- Projection: It is the attribution to others of the negative or unacceptable thoughts we have of ourselves. For example, we might be angry with our spouse and accuse him of being hostile towards us. We can’t deal with the angry feelings so we project them onto the spouse.
- Rationalization: It is coming up with explanations to justify a situation while denying your feelings about it. The example was given of not getting the job you wanted and then rationalizing that it was too far away anyway.
- Regression: It is returning to an earlier stage of development where childish behavior might have been more acceptable. For example, we might have a temper tantrum if something doesn’t go our way.
- Repression: It is the pushing into the unconscious and out of our awareness the most unwanted thoughts or feelings. These feelings are usually very painful and could cause us great upset. An example might be sexual abuse at an early age that remains “forgotten”.
- Reaction Formation: It is taking the opposite position or reacting in the opposite way you feel because, if you reacted in the way you truly felt, you would become too anxious or uncomfortable. An example might be acting as if you are very fond of someone you actually dislike. The difference between just simply being phony and using this defense is that you really convince yourself that you like the person.
- Sublimation: It is the conversion of socially unacceptable desires or impulses into more acceptable and constructive actions. A classic example of this is the surgeon who sublimates his desire to cut people into a career where it is acceptable to do just that.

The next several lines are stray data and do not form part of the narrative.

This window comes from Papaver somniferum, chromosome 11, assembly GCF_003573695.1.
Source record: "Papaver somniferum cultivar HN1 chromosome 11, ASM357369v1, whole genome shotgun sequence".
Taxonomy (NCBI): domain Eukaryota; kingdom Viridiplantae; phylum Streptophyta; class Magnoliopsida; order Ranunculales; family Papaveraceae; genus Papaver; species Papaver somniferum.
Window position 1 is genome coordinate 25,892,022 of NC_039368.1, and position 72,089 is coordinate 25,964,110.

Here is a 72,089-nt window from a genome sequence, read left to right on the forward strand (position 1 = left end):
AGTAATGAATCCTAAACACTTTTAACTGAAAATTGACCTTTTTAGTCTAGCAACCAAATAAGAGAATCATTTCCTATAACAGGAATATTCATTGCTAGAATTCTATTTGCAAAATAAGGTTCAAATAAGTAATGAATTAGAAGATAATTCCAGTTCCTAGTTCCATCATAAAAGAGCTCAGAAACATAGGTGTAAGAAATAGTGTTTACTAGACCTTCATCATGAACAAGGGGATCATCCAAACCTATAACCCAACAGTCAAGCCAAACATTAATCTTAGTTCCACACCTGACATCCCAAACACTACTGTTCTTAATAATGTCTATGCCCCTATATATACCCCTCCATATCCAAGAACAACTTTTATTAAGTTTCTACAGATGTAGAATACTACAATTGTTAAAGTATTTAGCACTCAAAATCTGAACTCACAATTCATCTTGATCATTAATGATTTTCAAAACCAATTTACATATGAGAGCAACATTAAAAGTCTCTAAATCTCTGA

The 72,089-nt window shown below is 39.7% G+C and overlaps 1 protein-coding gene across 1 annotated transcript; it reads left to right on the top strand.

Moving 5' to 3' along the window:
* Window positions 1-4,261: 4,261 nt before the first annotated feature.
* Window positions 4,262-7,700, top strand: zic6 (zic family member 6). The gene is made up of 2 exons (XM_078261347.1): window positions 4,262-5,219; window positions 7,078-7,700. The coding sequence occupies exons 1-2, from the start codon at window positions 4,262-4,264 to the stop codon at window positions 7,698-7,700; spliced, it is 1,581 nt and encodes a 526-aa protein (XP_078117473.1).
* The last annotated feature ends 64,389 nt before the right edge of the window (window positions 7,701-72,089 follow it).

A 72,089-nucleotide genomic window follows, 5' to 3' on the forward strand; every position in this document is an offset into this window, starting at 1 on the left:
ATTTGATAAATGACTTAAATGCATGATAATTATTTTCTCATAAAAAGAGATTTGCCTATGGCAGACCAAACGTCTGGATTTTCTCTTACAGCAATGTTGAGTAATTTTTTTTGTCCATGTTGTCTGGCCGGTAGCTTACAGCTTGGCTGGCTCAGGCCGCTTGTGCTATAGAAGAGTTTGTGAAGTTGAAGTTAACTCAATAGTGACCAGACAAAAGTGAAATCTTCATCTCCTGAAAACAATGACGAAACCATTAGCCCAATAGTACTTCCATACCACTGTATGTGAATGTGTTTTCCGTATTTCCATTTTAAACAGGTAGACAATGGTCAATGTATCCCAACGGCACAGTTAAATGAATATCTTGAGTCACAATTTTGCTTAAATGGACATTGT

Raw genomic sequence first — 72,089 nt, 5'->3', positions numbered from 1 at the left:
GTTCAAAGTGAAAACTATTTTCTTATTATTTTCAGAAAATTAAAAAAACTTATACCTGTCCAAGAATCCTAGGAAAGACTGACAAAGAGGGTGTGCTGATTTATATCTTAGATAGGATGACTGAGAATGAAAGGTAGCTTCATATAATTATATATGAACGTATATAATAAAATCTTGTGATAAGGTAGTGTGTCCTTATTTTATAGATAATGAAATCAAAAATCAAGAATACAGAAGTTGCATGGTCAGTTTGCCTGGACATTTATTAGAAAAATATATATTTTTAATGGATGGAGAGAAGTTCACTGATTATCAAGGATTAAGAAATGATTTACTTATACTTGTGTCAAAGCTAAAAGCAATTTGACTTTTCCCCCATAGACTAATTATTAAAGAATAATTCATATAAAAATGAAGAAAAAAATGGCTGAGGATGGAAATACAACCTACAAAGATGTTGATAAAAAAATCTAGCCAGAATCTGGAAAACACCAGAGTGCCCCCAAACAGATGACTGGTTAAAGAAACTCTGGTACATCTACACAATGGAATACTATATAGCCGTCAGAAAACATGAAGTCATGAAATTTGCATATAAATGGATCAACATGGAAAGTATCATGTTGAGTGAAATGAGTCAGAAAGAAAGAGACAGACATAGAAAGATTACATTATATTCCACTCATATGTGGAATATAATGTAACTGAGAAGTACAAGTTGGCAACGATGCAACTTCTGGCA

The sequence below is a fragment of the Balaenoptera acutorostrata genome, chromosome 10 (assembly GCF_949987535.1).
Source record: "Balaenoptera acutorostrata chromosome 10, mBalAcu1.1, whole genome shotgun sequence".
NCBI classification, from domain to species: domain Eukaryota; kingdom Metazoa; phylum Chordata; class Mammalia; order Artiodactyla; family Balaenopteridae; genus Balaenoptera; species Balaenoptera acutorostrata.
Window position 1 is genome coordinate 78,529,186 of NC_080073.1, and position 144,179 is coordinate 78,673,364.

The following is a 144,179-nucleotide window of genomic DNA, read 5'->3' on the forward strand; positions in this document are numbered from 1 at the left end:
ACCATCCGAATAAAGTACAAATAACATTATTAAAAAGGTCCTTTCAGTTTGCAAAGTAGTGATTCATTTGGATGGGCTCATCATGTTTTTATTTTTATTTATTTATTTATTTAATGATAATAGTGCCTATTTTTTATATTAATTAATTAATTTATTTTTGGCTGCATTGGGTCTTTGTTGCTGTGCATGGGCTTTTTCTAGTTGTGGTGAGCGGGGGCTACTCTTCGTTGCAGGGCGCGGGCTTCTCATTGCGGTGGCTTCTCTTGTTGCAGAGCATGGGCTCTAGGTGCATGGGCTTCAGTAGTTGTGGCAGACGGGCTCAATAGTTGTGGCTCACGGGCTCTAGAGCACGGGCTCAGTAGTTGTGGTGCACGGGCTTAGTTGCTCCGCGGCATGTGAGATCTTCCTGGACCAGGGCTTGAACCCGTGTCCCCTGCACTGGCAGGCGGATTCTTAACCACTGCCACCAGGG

- Undoing: It is an attempt to get rid of guilty or uncomfortable feelings by compensating another, whether the compensation is real or symbolic. The feelings may come from thoughts and not from actual deeds. An example may be a loving spouse that has sexual feelings for a neighbor who may suddenly decide to give his wife an expensive present, in effect compensating the spouse as a way of dealing with or reversing the lustful thoughts for the neighbor.
Not realizing that you are using Defense Mechanisms as your primary way of dealing with the world can prevent you from growing emotionally, intellectually and spiritually.
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About the Author
Dr. Stan Hyman is a licensed psychotherapist and life coach in private practice in Miami, Florida. He works with couples struggling with powerful issues such as conflict, infidelity and intimacy. He also specializes in treating addictions, anger, anxiety, stress, depression and work life balance.